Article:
Cameron: I'll get tough in EU talks, make 'Greater Britain'
Oct. 07, 2015
LONDON (AP) — British Prime Minister David Cameron vowed Wednesday to get tough in European Union negotiations, crack down on extremism, make Britain a more equal country — and then resign.
In a speech to the governing Conservative Party's annual conference, Cameron said he would create a "Greater Britain" before leaving office before the 2020 national election.
The road may not be entirely smooth. Cameron leads a party that's euphoric after an unexpected election victory but bitterly divided over whether Britain's future lies inside or out of the European Union.
Cameron has promised to hold a referendum on membership of the 28-nation bloc by the end of 2017, and argues that Britain should stay in as long as he can negotiate looser ties. But many in his party are skeptical of the benefits of membership, and the hundreds of thousands of refugees flowing to and through the EU this year have boosted the "exit" side of the Brexit debate.
Cameron assured delegates in Manchester, northern England, that he had "no sentimental attachment" to the European Union and was "only interested in two things: Britain's prosperity and Britain's influence."
"That's why I'm going to fight hard in this renegotiation — so we can get a better deal and the best of both worlds," he said.
In May, Cameron's party defied poll predictions by winning a majority of House of Commons seats, making him the first head of an all-Conservative government in almost two decades.
The party's poll ratings have surged further since the main opposition Labour Party elected previously obscure left-winger Jeremy Corbyn as leader last month.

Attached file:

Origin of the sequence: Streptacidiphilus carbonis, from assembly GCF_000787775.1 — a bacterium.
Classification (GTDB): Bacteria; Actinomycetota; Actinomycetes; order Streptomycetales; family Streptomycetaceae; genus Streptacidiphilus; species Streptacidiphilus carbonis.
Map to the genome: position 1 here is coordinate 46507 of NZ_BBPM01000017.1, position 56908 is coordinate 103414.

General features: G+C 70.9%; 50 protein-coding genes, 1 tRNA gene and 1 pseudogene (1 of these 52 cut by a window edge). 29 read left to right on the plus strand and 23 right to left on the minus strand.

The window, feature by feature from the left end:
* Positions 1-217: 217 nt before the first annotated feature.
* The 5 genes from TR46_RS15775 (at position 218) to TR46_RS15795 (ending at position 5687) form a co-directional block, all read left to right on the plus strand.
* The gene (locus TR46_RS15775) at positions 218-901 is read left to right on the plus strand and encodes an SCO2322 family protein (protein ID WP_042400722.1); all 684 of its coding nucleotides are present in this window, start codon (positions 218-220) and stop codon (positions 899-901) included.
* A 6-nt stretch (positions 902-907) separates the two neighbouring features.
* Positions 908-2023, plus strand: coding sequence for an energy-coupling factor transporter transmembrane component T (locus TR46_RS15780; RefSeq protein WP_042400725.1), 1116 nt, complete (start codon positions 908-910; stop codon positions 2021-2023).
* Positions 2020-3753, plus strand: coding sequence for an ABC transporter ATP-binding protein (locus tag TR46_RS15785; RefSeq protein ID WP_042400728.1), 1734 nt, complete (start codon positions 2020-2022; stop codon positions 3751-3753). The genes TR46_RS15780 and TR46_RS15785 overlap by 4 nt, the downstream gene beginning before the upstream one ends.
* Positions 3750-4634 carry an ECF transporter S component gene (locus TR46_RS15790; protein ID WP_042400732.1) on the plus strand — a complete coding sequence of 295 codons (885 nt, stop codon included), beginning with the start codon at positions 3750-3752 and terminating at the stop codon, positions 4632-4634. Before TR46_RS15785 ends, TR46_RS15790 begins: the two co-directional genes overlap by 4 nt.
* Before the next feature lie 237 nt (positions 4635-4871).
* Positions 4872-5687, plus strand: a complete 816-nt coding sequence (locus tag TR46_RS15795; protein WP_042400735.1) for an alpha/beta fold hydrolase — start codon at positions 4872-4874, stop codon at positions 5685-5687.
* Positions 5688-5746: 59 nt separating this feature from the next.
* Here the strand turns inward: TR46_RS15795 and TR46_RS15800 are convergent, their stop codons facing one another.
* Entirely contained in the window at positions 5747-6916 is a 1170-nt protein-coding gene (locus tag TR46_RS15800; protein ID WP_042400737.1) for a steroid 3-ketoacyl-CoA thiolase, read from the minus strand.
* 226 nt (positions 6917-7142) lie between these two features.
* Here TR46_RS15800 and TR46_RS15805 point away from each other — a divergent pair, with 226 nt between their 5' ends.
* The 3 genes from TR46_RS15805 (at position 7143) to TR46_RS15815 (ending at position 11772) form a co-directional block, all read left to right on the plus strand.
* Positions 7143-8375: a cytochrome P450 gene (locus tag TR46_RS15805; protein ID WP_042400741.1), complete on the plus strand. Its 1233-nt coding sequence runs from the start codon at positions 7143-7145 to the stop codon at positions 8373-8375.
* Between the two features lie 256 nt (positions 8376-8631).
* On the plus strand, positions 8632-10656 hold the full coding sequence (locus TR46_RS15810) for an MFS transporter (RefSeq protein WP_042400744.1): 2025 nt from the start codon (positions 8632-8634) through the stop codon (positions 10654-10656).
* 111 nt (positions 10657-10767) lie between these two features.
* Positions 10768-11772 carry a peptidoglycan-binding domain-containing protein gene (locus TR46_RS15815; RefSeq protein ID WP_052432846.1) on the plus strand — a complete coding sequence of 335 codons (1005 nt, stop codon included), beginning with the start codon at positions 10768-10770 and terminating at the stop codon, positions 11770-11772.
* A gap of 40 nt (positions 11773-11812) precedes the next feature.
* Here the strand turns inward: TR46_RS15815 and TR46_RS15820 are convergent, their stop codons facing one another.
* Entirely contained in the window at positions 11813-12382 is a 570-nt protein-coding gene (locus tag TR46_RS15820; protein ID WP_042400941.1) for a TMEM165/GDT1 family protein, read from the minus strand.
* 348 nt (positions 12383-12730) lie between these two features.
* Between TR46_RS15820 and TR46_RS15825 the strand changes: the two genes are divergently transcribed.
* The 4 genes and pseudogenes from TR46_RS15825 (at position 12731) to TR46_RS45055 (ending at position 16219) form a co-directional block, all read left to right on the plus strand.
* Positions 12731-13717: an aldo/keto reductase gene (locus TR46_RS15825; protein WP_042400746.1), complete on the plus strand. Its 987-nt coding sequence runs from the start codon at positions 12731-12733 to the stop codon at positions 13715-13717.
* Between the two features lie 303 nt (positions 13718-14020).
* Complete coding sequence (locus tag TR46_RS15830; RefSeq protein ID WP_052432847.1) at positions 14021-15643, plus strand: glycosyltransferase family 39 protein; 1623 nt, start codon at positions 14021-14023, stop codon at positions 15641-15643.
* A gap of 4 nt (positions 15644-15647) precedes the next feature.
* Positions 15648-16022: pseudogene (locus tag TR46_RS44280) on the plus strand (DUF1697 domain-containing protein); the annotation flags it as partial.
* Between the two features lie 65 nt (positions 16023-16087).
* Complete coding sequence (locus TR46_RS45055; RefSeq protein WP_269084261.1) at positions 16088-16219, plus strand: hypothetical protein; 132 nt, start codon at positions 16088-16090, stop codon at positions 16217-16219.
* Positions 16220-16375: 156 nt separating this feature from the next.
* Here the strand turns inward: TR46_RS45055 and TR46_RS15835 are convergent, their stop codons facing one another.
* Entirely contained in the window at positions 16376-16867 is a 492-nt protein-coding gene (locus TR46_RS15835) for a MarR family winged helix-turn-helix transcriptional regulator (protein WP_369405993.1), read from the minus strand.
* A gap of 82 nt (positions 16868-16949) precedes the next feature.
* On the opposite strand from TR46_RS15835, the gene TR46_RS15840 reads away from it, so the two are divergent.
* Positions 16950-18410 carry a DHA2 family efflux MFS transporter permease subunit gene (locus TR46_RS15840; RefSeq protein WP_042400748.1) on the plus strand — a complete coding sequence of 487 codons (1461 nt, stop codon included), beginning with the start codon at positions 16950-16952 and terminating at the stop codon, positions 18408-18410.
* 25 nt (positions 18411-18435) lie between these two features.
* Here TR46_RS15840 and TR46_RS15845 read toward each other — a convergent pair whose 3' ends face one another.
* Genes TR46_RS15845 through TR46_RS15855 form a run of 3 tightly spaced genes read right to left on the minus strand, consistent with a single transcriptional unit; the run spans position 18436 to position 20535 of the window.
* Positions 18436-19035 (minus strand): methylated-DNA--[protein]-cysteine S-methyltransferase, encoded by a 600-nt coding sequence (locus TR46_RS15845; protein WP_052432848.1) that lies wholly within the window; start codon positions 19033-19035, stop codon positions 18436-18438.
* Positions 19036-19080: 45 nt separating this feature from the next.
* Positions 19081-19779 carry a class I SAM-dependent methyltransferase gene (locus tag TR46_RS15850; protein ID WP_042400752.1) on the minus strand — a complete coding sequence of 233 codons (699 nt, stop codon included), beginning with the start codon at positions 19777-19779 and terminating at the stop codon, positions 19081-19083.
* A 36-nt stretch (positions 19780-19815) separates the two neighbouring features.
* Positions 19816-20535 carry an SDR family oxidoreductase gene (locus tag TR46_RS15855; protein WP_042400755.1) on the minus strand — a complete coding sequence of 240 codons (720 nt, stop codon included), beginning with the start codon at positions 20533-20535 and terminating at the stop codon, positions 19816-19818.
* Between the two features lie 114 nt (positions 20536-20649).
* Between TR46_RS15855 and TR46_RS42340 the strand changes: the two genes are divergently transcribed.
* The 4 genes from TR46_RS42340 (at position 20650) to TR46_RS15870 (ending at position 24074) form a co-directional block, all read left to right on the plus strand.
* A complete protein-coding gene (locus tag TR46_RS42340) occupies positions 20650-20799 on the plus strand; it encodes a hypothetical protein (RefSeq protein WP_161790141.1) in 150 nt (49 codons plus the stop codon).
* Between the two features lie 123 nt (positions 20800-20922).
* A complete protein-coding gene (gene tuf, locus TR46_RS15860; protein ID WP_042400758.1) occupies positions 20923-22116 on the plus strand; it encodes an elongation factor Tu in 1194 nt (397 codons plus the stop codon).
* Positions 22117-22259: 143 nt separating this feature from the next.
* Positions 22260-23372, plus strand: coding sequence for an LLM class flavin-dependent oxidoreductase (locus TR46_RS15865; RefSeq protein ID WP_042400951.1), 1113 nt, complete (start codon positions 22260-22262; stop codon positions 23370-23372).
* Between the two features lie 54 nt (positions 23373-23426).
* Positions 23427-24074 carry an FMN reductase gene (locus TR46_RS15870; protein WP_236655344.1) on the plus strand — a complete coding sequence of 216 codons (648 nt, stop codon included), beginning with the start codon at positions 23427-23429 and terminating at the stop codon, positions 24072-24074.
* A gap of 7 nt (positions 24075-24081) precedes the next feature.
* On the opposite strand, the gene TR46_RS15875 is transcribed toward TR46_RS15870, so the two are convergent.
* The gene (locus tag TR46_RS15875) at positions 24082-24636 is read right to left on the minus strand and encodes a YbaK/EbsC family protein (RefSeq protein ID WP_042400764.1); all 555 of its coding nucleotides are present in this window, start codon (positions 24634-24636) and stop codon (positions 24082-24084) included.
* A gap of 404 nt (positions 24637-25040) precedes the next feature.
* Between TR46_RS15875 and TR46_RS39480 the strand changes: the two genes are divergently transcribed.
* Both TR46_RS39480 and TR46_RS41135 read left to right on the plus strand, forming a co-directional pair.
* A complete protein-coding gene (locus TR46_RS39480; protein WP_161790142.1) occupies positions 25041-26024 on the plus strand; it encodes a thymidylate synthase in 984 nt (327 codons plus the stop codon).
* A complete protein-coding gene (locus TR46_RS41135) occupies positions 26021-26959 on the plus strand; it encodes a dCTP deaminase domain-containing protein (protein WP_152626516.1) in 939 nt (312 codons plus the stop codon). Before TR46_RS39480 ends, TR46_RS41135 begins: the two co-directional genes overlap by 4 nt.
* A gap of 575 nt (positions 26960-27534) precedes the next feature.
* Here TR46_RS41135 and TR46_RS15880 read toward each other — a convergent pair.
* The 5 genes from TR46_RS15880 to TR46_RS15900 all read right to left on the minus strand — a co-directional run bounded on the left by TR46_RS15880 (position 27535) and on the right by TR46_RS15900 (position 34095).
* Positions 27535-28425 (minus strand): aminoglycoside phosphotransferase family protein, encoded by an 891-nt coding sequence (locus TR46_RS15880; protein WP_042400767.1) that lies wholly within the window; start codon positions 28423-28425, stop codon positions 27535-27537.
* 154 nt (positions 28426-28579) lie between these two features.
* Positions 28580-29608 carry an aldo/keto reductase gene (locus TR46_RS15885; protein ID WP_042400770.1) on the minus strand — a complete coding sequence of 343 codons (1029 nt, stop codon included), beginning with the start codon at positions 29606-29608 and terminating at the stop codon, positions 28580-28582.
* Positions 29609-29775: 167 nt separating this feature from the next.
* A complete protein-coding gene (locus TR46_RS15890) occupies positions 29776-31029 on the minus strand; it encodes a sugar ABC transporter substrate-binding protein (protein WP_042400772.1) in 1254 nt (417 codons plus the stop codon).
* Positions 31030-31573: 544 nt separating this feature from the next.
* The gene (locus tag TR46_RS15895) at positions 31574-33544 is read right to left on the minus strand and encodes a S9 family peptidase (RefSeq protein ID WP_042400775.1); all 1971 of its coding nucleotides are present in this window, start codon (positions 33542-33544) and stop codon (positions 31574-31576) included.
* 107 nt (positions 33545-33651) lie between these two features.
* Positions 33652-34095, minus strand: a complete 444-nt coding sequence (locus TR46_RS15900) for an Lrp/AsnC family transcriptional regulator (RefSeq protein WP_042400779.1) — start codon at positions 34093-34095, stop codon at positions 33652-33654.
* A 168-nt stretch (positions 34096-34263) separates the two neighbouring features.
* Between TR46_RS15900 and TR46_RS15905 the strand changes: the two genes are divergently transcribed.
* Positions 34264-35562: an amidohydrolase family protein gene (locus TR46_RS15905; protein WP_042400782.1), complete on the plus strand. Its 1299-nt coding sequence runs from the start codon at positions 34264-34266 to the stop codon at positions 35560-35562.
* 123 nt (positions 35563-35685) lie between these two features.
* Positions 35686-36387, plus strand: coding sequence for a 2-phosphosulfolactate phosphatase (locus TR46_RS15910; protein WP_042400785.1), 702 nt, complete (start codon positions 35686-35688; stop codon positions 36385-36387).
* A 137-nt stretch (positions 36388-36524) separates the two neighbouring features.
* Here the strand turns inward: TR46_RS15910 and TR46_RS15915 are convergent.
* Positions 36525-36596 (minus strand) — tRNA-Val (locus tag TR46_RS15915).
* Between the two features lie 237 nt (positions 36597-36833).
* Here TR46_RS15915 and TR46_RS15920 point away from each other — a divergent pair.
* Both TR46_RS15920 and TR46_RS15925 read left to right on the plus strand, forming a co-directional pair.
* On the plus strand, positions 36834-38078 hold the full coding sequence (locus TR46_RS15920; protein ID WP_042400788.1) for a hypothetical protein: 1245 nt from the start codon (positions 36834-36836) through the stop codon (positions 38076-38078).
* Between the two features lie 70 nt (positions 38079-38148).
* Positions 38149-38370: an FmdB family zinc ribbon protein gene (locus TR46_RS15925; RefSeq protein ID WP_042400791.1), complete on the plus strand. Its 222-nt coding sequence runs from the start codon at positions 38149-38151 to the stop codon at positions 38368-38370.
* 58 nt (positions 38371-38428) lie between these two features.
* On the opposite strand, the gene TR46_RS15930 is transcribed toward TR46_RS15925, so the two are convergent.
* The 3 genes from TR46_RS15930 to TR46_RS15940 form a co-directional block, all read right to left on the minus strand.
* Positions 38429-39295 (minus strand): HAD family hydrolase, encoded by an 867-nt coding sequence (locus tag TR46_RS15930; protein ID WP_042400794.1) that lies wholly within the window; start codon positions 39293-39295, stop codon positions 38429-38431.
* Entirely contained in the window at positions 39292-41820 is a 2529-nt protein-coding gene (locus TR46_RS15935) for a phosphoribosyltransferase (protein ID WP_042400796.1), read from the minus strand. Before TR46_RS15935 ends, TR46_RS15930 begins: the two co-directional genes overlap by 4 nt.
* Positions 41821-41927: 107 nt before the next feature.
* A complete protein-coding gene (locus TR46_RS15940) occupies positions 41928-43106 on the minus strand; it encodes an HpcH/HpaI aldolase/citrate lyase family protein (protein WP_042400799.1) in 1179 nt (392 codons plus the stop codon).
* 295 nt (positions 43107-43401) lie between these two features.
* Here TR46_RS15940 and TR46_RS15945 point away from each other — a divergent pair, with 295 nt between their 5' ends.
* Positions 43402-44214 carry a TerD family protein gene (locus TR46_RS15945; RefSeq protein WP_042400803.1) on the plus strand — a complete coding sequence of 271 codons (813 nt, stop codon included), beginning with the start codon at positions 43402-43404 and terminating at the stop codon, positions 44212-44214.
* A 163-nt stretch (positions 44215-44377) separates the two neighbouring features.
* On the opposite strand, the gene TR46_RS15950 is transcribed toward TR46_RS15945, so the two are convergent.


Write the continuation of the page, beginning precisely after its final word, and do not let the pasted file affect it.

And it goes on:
Cameron, who turns 49 on Friday, accused Corbyn of having a "Britain-hating ideology," and aimed to win over Labour centrists with a vision of "one-nation" Conservatism, both patriotic and progressive.
He said the Conservatives were "the party of the fair chance," and would do more to build new homes, reduce poverty, rehabilitate prisoners and remove discrimination that holds back women, gays and lesbians, ethnic minorities and disabled people.
"You can't have true opportunity without real equality," he said.
He also said the government would end "passive tolerance" of extremist ideas and introduce inspections for institutions that offer children religious education, including Christian Sunday schools, Jewish yeshivas and Muslim madrassas.
"If you are teaching intolerance, we will shut you down," he said
The Conservative conference has given a platform to Cameron's potential successors, including Treasury chief George Osborne, Home Secretary Theresa May and London Mayor Boris Johnson.
The party faces strong opposition from trade unions and campaigners for the disabled, the poor and others most affected by government spending cuts. Some 60,000 people protested outside the Conservative conference when it opened Sunday, and a few spit and hurled eggs at delegates entering the conference center.